I remember being sick at home as a kid all too vividly. The fact that I remember being sick is thanks to its frequency. Through age 12, I endured strep throat on an all-too-regular schedule. Like clockwork every eight weeks, a familiar ache in my throat began, so intensely raw it seemed that Edward Scissorhands was clawing it. Swollen glands and a high fever that fuzzed the world round its edges completed the symptoms.
My childhood strep throat days were bordered by FOMO – the fear of missing out
Those strep throat days — the days before my mother badgered our pediatrician into a tonsillectomy — are memorable because they resurface in puffy, cotton candy pink-swathed dreams.
My theory is that my throat was swollen and tinged a similar color. That’s what my father would inform me. He’d peer into it with his pen flashlight, a weak beam pinpointing past my inflamed uvula, down into the depths. With a tablespoon pressed down on my gummy, white-coated tongue, nearly gagging with all that was required in “taking a look,” I hoped not to throw up. Once the tablespoon was removed, I could pull up my quilt and get back to just shivering and feeling feverish. That was one of the highlights of the day.
Looking back on it, those cotton candy pink tufted dreams represent how I saw myself back then.
There were good times. My dad propped the kitchen TV on the cream-and-gold French provincial desk each morning, and after adjusting its rabbit ears, I could watch it all day long. Reruns of Mayberry RFD were followed by morning game shows, and a promise of I Love Lucy and The Dick Van Dyke show to wrap up lunch. That was beef consommé with rice, or if I was extremely lucky, my Mom’s matzoh ball soup. A nap, and the afternoon spent re-reading Gone With the Wind consumed the day until dinner when the TV returned to its spot in the kitchen for the nightly news.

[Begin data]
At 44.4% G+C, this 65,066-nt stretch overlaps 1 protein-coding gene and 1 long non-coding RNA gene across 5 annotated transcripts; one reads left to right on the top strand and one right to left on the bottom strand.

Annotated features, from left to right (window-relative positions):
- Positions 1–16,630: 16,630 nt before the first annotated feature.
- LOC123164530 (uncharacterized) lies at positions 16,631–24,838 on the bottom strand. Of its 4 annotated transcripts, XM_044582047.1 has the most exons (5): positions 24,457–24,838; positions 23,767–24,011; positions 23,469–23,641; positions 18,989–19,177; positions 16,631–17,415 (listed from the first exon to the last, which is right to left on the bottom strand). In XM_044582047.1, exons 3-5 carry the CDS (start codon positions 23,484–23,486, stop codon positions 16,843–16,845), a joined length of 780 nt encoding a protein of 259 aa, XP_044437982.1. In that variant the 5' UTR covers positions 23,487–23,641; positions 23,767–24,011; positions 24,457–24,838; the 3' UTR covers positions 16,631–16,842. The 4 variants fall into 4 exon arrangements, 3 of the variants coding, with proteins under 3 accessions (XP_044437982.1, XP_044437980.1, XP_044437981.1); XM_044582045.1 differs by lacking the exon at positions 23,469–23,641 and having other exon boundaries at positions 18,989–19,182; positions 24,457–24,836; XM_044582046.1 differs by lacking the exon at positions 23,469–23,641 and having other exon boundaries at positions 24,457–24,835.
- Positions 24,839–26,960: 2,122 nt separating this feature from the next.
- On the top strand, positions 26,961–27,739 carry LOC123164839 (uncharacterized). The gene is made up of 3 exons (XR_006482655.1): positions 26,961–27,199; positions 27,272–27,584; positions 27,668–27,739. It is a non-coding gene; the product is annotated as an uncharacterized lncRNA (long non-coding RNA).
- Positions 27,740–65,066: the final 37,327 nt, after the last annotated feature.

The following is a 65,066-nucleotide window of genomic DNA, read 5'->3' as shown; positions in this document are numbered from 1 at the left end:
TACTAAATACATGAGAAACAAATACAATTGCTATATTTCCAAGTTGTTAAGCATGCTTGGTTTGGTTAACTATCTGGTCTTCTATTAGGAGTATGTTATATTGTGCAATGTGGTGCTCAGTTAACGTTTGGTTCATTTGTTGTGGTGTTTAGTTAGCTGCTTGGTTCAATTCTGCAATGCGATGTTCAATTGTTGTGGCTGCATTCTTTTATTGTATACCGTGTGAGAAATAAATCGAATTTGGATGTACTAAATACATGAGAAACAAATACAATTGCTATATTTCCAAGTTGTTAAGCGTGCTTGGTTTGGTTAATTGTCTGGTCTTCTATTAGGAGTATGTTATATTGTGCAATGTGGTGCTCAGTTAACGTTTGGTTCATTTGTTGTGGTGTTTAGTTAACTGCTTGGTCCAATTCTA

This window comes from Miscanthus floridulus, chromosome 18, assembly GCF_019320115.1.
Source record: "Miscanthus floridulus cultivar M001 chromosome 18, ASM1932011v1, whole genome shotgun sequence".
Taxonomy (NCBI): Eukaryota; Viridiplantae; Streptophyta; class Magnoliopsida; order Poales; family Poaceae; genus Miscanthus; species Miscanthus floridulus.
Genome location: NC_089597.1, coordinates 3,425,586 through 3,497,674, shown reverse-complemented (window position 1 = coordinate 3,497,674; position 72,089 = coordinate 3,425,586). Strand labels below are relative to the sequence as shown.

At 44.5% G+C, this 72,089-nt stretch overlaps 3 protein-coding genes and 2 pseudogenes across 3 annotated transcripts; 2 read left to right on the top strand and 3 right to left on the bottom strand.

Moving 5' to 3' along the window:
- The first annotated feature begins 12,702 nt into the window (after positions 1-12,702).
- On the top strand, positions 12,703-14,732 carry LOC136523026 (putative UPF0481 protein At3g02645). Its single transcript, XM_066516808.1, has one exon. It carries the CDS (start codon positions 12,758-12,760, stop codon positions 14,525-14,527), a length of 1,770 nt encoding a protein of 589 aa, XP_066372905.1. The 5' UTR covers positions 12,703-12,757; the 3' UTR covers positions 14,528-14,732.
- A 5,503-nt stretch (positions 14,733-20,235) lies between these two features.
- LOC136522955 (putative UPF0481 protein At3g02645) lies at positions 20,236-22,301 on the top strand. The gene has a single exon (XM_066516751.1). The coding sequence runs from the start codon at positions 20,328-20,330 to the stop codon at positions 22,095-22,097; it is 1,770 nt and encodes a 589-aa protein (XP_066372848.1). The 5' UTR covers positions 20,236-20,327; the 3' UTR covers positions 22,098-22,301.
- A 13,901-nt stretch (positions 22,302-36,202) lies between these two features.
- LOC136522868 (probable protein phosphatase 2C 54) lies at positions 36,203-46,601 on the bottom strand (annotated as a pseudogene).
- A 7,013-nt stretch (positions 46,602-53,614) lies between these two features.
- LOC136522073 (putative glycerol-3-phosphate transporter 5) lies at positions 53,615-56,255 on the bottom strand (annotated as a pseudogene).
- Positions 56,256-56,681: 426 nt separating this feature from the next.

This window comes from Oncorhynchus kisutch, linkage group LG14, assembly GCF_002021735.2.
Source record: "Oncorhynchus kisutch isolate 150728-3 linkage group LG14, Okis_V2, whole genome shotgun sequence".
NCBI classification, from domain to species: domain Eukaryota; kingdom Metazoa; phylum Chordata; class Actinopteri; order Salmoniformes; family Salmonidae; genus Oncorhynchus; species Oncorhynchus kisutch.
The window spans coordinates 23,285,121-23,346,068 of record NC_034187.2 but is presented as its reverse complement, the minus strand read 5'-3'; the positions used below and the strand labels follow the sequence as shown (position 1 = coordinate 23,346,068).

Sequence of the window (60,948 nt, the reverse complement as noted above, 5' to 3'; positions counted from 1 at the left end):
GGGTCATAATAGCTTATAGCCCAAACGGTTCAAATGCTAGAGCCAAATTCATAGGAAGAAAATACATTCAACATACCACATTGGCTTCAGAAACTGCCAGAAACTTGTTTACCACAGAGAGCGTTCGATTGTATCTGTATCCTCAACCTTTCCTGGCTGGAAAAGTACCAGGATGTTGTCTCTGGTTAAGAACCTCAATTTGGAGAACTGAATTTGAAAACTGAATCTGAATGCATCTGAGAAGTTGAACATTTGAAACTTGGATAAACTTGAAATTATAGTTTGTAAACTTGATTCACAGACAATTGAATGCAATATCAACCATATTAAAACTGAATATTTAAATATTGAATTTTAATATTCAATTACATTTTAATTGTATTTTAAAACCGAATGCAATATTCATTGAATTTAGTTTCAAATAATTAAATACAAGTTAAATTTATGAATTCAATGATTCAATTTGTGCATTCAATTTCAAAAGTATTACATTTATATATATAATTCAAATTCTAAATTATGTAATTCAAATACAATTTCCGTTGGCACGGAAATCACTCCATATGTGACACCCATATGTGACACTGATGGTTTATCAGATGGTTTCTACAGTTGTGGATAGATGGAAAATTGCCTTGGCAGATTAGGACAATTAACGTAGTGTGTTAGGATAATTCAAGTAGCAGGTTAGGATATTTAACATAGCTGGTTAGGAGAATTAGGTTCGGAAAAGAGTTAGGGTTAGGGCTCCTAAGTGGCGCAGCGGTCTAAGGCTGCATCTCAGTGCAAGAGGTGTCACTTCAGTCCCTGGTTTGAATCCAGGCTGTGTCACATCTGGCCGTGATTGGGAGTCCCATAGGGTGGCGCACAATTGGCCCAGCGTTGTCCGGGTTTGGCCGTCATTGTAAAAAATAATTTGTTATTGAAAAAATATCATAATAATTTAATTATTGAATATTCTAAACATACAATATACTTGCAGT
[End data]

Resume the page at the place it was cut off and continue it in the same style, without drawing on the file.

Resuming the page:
Being laid low by strep throat wasn’t all that bad, except that each time, the grade school and middle school years went on without me for a good week or so.
In that, COVID19 quarantine has a leg up on FOMO.
I’m not sure if I’ve had COVID19, the illness caused by the novel coronavirus. But a nasty flu-like illness back in February has me thinking it was possible. Nearly 12 days of the worst flu I’ve ever experienced makes me think it may have been.
I missed out on a lot that time, too. But now, as I’ve reached Day 40 of being holed up at home, the fear of missing out isn’t too bad. That’s because everyone is missing out on everything. On a FOMO scale of 1 to 10, with COVID19, we’re already at 26.
I contemplate the meaning of “hunker,” a novel word everyone has on the tip of their tongue. It’s very popular to be hunkering right now.
After 40 days of being a near shut-in, I haven’t been sick, except for illnesses of the psychosomatic sort. They’re running rampant, their frequency occurring nearly as often as people talk about hunkering.
But thanks to COVID19, my dreams are no longer pink and puffy. Instead, I dream of salad.